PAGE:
Thursday, January 9, 2014

☤ Yeast Vite Tablets - Quick Tiredness Relief ☤

Yes Yeast Vite tablets are still made and you do not have to ask if Yeastvite is still being made! 

Yeastvite tablets give you a fast but gentle pick me up with caffeine and the essential B vitamins for a quick relief of mental and physical fatigue and general tiredness.

You can buy yeastvite food supplement in tablet form of 100 tablets for oral use. Adults and children aged 12 years and over: 2 tablets every 3-4 hours as required.

Do not exceed 12 tablets in 24 hours. Not to be given to children under 12 except on medical advice. Do not exceed the stated dose. If symptoms of fatigue persist, consult your local doctor for advice.

So what did they put in yeastvite tablets?

The active ingredients include:

Caffeine, Vitamin B1, Vitamin B2, Vitamin B3

Other ingredients are: 

Dried Yeast, Lactose, Powdered Cloves, Colours E124, E104, E132, Colloidal Anhydrous Silica, Maize Starch, Microcrystalline Cellulose

Some studies shown the composition of yeastvite tablets can boost memory.

New 2014 study show that Caffeine pills 'could boost your memory'

The 2014 US study done by The Johns Hopkins University raised the possibility that we may one day rely on caffeine to boost memory as well as to wake up.

The research, found here published in Nature Neuroscience, tested the memories of 160 people over a 24 hour period.

The study found that those who took caffeine tablets, rather than dummy placebo pills, fared better on the memory tests they where given.

But experts warned people to remember that caffeine could cause negative effects, such as jitteriness and anxiety.

The Johns Hopkins University study involved people who did not regularly eat or drink caffeinated products.

Saliva samples were taken, to check base levels of caffeine, then participants were asked to look at a series of images.

Five minutes later they were given either a 200-milligram caffeine tablet - equivalent to the caffeine in a large cup of coffee, according to the researchers - or a dummy placebo pill.

Saliva samples were taken again one, three and 24 hours later.

The next day, both groups were also tested on their ability to recognise the previous day's images.

Altered images

Twenty-four hours may not sound like a long time, but it is in terms of memory studies. Most "forgetting" happens in the first few hours after learning something.

Being able to distinguish between similar, but not identical items, is called pattern separation and indicates a deeper level of memory retention.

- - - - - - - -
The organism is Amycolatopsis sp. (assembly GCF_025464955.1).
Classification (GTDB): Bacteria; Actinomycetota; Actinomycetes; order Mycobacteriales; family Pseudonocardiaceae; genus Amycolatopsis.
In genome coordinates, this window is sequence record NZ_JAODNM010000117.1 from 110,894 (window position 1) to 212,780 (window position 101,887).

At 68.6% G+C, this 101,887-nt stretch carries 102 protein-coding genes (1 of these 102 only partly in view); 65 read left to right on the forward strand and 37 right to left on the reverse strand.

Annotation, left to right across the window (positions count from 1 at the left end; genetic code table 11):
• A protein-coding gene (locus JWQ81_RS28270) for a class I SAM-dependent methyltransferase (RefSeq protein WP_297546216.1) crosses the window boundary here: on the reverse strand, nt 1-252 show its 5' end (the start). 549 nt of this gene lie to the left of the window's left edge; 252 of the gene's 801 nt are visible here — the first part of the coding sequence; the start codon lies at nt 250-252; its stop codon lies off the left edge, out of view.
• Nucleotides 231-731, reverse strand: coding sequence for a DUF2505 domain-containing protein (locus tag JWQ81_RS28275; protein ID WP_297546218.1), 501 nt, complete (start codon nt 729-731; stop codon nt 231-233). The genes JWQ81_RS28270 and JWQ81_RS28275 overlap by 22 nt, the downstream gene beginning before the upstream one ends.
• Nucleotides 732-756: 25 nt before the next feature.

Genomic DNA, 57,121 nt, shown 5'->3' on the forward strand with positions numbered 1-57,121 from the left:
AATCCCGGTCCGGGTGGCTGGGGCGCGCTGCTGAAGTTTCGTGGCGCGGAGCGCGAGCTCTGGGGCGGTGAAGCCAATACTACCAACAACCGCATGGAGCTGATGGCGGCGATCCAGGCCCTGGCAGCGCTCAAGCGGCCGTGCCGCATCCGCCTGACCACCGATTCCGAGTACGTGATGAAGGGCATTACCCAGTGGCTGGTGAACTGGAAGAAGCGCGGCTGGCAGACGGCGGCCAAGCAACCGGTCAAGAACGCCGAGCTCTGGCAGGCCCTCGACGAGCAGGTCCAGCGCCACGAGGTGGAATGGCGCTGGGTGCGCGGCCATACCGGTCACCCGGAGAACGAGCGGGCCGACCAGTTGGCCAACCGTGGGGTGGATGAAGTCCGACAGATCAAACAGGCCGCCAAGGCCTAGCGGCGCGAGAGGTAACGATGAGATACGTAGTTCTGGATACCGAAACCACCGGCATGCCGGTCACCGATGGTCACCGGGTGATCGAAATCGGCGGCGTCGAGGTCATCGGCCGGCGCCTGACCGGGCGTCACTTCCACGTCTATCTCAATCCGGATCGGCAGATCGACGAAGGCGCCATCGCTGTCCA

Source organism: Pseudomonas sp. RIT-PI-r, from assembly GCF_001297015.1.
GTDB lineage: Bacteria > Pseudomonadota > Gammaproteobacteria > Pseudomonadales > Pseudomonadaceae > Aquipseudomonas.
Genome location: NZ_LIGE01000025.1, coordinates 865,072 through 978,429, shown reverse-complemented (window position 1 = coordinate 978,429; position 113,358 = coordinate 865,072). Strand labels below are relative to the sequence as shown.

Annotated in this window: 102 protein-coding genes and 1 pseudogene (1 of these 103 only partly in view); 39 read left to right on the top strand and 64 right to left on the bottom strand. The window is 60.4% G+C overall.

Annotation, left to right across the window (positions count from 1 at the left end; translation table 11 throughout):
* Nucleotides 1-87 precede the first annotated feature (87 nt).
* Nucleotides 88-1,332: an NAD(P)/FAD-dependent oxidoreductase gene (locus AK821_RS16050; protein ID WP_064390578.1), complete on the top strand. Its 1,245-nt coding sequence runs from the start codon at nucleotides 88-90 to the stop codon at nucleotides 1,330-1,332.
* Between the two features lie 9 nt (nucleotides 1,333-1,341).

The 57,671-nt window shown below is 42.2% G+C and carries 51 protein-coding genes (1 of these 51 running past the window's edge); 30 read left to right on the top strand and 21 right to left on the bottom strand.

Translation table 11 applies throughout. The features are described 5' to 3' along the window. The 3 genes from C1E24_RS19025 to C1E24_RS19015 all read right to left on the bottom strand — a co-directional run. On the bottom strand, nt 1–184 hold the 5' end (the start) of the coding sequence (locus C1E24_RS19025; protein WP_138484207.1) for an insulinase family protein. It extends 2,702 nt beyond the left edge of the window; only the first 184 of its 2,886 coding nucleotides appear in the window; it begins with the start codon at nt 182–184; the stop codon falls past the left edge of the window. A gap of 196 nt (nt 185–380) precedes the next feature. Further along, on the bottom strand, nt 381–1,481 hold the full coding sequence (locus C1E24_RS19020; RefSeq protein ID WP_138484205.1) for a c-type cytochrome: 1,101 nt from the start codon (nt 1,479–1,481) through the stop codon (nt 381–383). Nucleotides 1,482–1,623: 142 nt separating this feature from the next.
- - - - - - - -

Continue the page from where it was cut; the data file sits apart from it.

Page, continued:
People were purposely shown a mixture of some of the initial tranche of images, some new and some that were subtly different.

More members of the caffeine group were able to correctly identify "similar" images, rather than wrongly saying they were the same.

"Our study suggests that 200mg of coffee is beneficial to those who do not regularly ingest caffeine” 

Prof Michael Yassa Johns Hopkins University

Prof Michael Yassa, who led the study, said: "If we used a standard recognition memory task without these tricky similar items, we would have found no effect of caffeine.

"However, using these items requires the brain to make a more difficult discrimination - what we call pattern separation, which seems to be the process that is enhanced by caffeine in our case."

Only a few previous studies have been carried out into caffeine's effect on long-term memory, and those that have been done generally found little effect.

This study was different because people took the caffeine after, rather than before, they had seen and attempted to memorise the images.

The team now want to look at what happens in the hippocampus, the "memory centre" of the brain, so they can understand caffeine's effect.


"Everything in moderation. Our study suggests that 200mg of coffee is beneficial to those who do not regularly ingest caffeine.

"But we also show an inverted U-shape dose response suggesting that higher doses may not be as beneficial.

But Prof Yassa said their findings do not mean people should rush out and drink lots of coffee, eat lots of chocolate - or take lots of caffeine pills.

If you take too much caffeine there could be negative consequences for the body” Dr Ashok Jansari University of East London

"Keep in mind that if you're a regular caffeine drinker this amount may change."

He added: "There are of course health risks to be aware of.

"Caffeine can have side effects like jitteriness and anxiety in some people. The benefits have to be weighed against the risks."

Dr Anders Sandberg from the Future of Humanity Institute at the University of Oxford, said: "The paper demonstrates that giving caffeine after seeing images does improve recognition of them 24 hours later, supporting the idea that it helps the brain consolidate the learning.

"However, there was no straight improvement in recognition memory thanks to caffeine. Rather, the effect was a small improvement in the ability to distinguish new images that looked like old, from the real old images."

He added: "Caffeine may still be helpful for paying attention to what you are studying and hence help your encoding, but the best way of boosting consolidation is sleep - which might be a problem in this case, if you take the caffeine too close to bedtime.

Dr Ashok Jansari, from the University of East London's school of psychology, said caffeine appeared to "sharpen" memory, rather than actually making it better.

He said: "I would definitely not advise that people start taking in as much caffeine as possible since in terms of memory anything above 200mg may not help much and if you take too much caffeine there could be negative consequences for the body."

You may also like non-caffeine alternatives to Yeast Vite tablets like 

Pharmaton Capsules a Quick relief of tiredness and fatigue
Pharmaton Capsules a Quick relief of tiredness and fatigue

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